Submitted to: Agronomy Abstracts
Publication Type: Abstract Only
Publication Acceptance Date: June 26, 1995
Publication Date: N/A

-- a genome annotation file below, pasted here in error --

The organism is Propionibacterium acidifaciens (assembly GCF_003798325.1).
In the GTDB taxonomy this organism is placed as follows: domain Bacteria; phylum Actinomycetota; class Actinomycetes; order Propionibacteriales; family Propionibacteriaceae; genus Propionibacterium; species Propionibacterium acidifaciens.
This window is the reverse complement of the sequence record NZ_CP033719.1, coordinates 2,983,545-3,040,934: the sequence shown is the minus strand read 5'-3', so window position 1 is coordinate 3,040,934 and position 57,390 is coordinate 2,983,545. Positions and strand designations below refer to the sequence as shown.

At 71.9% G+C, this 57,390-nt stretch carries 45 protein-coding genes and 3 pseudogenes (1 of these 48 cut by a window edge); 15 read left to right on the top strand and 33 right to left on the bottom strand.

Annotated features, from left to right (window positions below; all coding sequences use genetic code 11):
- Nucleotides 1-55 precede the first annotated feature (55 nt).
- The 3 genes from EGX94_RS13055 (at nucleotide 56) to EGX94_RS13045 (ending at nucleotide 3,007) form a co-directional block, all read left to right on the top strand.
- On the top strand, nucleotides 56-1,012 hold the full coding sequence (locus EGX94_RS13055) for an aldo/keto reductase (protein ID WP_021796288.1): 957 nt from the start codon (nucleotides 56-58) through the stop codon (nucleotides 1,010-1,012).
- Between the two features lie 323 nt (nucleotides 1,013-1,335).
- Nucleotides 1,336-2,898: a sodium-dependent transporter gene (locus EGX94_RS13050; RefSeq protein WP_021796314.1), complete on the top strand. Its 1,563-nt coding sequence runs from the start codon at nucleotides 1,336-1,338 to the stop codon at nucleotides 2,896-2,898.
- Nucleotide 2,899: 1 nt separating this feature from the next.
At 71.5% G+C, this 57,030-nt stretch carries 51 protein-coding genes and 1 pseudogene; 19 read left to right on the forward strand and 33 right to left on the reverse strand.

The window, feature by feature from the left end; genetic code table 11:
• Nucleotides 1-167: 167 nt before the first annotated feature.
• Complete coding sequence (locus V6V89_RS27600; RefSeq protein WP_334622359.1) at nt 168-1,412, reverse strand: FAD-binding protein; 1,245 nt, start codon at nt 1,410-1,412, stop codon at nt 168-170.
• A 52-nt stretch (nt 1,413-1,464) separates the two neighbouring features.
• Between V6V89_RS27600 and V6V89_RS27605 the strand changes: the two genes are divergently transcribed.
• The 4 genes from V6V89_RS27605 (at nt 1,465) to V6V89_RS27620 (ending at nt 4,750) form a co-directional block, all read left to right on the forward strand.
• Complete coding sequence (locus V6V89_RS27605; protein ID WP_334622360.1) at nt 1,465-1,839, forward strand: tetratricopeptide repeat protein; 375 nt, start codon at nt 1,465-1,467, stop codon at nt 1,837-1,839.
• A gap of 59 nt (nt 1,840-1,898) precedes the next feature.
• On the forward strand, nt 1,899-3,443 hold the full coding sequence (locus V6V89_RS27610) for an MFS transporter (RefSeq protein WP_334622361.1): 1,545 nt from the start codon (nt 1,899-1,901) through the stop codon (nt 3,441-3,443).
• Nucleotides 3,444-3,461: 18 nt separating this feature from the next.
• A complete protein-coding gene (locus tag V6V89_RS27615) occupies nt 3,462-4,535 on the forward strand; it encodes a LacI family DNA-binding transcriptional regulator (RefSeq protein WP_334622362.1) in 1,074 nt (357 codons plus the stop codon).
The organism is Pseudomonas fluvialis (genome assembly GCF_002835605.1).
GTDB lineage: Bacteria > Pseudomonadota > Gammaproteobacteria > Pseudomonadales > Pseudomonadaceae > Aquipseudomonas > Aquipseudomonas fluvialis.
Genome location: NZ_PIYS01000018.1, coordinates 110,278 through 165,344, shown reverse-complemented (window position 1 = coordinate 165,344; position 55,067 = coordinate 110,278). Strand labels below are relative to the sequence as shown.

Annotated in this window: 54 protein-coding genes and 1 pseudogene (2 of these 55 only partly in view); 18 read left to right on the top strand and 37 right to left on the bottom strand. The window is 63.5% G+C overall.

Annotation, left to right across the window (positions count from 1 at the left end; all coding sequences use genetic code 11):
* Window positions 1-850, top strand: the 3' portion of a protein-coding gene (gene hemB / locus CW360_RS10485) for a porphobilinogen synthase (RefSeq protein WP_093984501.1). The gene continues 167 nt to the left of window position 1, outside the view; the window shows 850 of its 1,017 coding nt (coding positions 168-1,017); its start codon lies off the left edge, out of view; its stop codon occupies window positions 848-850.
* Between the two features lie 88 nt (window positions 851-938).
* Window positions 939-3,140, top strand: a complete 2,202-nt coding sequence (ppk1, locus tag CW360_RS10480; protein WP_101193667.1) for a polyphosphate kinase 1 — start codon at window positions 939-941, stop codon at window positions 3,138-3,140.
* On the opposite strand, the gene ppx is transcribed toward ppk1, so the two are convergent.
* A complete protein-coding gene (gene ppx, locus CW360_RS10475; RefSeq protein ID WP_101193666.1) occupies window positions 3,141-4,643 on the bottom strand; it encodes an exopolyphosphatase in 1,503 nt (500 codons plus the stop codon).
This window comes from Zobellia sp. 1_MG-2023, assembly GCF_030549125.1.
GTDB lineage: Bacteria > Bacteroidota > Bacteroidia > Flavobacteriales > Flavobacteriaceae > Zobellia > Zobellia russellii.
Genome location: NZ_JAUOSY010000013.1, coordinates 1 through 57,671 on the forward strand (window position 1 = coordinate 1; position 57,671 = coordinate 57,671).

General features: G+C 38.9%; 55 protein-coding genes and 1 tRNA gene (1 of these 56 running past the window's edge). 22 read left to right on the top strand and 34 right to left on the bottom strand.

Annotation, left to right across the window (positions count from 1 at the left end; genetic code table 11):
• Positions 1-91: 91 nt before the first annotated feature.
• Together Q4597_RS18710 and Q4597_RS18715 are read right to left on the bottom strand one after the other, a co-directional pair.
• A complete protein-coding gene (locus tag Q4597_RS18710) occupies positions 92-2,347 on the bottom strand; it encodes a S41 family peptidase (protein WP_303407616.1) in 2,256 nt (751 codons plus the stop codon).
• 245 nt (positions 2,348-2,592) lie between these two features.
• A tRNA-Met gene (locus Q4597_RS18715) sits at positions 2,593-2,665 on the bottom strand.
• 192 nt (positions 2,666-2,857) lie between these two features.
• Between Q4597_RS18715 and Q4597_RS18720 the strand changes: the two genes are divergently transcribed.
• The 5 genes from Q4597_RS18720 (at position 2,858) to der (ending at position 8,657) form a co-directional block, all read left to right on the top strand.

Technical Abstract: A potential strategy to improve utilization of plant protein involves matching the rapidly degraded protein with an equally rapidly degraded carbohydrate (RDC) source such that energy would not be limiting to rumen microbes. Pectic polysaccharides represent a potential source of RDC, and a significant portion of the total structural polysaccharides in forage legume cell walls are pectic materials. Using laboratory procedures, we examined the variability of pectic polysaccharide concentration (PPC) in walls of leaves and stems of 14 populations of alfalfa (Medicago sativa L.) and one population each of red clover (Trifolium pratense L.) and birdsfoot trefoil (Lotus corniculatus L.). For alfalfa and red clover, stem PPC exceeded leaf PPC at the bud stage of growth for both the first and second harvest. However, at the 50% bloom stage of growth, PPC of the leaves was greater than in the stems in the first harvest only. PPC of trefoil leaves swas greater than in the stems in the first harvest, but the reverse was true in the second harvest. Significant variation was detected in both leaf and stem PPC among the fourteen alfalfa populations.